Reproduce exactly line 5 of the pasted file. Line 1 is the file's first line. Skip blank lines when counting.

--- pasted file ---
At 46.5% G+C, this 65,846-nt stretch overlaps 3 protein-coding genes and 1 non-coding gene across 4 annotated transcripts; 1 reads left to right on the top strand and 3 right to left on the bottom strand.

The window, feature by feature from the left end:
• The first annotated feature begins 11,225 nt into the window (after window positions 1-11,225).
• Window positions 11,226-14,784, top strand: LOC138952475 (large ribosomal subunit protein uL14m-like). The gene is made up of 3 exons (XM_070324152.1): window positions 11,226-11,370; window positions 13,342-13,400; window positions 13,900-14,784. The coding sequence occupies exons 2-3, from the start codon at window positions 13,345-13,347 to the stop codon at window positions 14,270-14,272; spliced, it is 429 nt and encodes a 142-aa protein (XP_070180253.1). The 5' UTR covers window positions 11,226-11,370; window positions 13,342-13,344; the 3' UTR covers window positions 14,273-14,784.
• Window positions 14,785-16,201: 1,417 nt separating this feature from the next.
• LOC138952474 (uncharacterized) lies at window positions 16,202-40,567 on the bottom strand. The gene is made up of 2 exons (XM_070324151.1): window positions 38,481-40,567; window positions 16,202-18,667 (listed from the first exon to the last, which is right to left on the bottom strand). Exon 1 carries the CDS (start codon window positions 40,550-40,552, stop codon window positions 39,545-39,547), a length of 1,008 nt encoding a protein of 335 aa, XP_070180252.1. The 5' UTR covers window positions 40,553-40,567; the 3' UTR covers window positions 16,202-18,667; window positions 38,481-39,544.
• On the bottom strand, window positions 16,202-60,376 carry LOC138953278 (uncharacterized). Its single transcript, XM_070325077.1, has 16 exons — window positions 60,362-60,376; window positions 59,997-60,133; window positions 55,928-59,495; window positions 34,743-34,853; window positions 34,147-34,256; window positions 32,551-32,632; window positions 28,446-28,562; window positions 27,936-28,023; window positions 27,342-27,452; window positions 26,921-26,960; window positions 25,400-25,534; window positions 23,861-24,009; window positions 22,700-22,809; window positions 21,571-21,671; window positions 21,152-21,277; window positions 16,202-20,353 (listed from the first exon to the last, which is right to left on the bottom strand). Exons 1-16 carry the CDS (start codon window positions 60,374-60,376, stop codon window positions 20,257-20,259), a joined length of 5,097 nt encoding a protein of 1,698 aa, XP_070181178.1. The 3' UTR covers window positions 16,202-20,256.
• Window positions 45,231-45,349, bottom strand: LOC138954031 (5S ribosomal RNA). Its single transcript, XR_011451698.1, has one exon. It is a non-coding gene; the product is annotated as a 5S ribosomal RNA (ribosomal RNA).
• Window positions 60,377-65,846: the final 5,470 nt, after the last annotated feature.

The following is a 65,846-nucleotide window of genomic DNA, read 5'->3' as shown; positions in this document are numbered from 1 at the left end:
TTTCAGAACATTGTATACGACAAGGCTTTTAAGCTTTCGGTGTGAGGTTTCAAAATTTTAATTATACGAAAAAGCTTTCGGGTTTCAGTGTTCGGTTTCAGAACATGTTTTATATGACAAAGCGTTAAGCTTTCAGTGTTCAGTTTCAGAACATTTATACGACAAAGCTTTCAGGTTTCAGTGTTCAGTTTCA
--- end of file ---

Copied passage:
• Window positions 14,785-16,201: 1,417 nt separating this feature from the next.